by M. John Harrison
Review by David Brody

What is this "New Weird" thing anyway? I can't answer that, but China Miéville has a partial answer in the December 2003 Locus, so go read that. All I know is that if the result of this imperfect act of naming is writing as darned good as Miéville, Alistair Reynolds and M. John Harrison then label, categorize, generalize and specify as much as you want.

Of course, by now we know that Harrison is about as good as it gets. As a latecomer to the British New Wave of the 60's he managed, very quickly, to redefine fantasy with his Viriconium stories and recreate space opera with The Centauri Device. With Light, a self-admitted attempt to prove that he is still as good as ever, he leads the charge of young energetic British writers who may actually be creating a movement in the form of the New Weird.

But, whether you call a movement New Wave, New Weird or Cyberpunk, all it's ever meant is an attempt to prove that SF and Fantasy can be as literate and polished as any kind of writing. And I think that the point has been proven. In fact, from Ballard to Gibson to Miéville, I think the best writing anywhere in the last forty years or so has been in SF and Fantasy.

Alas, as Ted Sturgeon said "ninety percent of everything is crap", and that remains as true in SF as with anything else: The epic overwhelms the profound, and just plain bad writing keeps at bay the possibility of entertainment with depth. Light, firmly planted in that other ten percent, manages to be epic, entertaining and (God forbid) even profound.

Light has three central characters with very separate but strangely related stories.

Michael Kearny is a deeply troubled physicist in present day England whose work will lead to the discovery of a means of travel to the stars. He has a particularly nasty hobby that I won't give away because it's a nifty surprise delivered by Harrison right on page two. He is pursued by a strange, possibly alien, being called the Shrander.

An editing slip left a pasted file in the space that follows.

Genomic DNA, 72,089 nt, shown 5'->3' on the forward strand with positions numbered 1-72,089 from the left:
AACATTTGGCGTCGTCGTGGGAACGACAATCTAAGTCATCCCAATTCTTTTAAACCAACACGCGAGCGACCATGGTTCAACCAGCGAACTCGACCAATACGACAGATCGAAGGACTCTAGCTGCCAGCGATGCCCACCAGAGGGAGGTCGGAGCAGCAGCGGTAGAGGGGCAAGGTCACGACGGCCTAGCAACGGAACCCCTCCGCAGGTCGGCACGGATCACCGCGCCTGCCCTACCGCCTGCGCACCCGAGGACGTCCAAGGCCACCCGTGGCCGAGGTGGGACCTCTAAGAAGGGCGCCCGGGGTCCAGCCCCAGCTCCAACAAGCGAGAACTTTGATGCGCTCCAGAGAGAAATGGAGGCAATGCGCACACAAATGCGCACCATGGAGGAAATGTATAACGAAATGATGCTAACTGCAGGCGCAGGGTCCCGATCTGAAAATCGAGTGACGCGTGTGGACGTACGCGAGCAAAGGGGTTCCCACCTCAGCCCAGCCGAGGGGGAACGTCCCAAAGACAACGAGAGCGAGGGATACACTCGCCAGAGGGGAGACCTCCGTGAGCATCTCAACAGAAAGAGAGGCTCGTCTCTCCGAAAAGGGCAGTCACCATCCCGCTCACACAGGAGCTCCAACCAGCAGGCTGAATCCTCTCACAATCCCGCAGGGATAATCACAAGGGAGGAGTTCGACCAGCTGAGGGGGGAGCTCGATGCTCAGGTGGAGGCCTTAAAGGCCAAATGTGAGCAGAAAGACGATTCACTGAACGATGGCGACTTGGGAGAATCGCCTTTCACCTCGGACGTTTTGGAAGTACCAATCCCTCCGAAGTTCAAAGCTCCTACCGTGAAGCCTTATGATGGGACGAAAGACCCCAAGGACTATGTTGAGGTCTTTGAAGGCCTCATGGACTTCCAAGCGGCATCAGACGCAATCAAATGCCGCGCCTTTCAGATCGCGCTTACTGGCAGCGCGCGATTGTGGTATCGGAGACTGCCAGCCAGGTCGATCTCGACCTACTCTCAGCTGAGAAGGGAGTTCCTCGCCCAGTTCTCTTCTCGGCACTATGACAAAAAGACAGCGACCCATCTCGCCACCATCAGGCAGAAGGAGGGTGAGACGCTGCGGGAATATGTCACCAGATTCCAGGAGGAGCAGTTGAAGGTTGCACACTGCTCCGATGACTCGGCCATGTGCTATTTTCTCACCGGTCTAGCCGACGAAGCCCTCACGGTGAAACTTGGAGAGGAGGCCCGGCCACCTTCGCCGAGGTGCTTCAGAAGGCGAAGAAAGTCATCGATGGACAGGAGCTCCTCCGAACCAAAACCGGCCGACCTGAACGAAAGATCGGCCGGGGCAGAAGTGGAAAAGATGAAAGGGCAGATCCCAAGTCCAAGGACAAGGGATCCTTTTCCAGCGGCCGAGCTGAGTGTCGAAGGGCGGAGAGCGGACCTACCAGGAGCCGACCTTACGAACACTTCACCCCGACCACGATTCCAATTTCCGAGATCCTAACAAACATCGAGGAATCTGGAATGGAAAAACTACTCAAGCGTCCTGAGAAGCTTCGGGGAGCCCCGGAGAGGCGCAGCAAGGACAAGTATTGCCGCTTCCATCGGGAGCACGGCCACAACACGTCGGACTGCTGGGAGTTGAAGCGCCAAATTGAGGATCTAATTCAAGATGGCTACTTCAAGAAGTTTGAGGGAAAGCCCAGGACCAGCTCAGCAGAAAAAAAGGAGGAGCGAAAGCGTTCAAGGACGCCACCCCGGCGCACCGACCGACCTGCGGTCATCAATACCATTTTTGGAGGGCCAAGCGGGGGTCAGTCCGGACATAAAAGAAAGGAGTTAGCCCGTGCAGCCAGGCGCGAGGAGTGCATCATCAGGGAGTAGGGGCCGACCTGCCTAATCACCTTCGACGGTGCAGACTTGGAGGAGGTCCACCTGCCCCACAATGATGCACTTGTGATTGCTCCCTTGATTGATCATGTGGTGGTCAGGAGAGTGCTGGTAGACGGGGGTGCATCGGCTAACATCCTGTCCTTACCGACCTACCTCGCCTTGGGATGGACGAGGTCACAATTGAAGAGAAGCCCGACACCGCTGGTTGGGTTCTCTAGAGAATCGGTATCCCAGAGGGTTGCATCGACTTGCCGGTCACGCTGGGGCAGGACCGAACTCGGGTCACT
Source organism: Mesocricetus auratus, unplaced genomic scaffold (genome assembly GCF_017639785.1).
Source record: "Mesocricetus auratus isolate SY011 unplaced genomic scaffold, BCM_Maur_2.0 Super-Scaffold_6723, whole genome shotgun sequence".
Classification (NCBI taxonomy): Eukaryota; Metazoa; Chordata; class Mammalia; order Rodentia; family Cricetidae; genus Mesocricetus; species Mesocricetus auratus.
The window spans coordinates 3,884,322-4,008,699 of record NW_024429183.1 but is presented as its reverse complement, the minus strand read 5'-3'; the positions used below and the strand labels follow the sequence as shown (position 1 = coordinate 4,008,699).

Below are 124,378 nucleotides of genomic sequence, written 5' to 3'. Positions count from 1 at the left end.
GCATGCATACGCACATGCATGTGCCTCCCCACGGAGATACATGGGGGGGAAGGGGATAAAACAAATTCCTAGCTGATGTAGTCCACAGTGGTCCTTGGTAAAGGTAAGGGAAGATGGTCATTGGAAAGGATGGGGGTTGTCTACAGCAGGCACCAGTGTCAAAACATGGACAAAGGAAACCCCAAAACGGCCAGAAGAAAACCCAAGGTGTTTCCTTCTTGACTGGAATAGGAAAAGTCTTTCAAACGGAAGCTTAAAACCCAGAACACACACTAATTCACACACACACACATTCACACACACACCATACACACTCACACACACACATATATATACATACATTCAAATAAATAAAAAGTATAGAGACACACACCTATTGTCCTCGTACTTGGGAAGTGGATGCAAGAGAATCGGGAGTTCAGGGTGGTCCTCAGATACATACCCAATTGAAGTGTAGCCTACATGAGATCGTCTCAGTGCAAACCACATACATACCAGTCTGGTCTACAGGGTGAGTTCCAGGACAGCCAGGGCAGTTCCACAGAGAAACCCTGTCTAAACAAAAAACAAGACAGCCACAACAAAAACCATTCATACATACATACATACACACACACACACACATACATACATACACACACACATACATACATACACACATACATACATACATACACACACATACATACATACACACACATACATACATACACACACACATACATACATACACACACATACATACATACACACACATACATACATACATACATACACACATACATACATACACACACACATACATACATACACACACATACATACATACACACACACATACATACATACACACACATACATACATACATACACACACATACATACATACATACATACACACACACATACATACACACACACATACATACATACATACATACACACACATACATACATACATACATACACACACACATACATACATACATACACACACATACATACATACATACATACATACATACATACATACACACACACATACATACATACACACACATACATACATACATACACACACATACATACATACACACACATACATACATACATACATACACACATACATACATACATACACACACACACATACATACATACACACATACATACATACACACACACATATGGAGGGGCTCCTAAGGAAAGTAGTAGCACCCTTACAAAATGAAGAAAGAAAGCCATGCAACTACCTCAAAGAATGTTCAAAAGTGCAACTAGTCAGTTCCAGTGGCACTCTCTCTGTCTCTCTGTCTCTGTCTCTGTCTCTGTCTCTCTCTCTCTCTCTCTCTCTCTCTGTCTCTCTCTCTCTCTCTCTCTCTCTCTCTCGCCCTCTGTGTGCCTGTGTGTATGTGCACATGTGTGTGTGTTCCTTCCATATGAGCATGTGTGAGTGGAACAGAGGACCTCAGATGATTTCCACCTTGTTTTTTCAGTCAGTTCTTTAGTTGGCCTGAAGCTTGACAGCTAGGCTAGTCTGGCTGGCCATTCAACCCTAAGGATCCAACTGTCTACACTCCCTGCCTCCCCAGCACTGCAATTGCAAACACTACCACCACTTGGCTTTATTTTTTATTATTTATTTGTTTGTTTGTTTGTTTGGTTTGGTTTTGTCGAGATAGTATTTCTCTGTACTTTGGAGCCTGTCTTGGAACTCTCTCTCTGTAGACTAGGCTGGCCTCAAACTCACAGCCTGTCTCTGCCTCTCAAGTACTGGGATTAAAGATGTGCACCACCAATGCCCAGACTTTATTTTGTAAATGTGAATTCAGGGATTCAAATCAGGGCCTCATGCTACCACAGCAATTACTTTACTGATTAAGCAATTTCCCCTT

The other two protagonists exist in a distant future made possible by Kearney's discovery. They live in the glow of a vast impenetrable cloud of gas and light (hence the title) which has driven countless generations of humans and others to unsuccessfully attempt exploration of it's core.

Seria Mau Genlicher is the human heart of a stolen warship made from the technological remnants of a long dead alien civilization. (Harrison has said that she is his answer to Ann McCaffrey's The Ship Who Sang.)

Ed Chianese is a virtual reality addict drawn against his will into a compicated web of deceit and manipulation that I can say no more about without giving away too much.

Harrison takes us from one storyline to another, while leaving us a few cleverly planted clues as to their connection, then deftly ties it up in a very satisfying finish. The prose it top notch and the characters have an emotional richness that is a joy to sink your teeth into.

Light won't be out in the US until September, but you can get the British edition at Amazon UK. It's worth the poor exchange rate and high cost of shipping. While there you can dig deeper into the New Weird. Weird it is, not altogether new, but awfully good.

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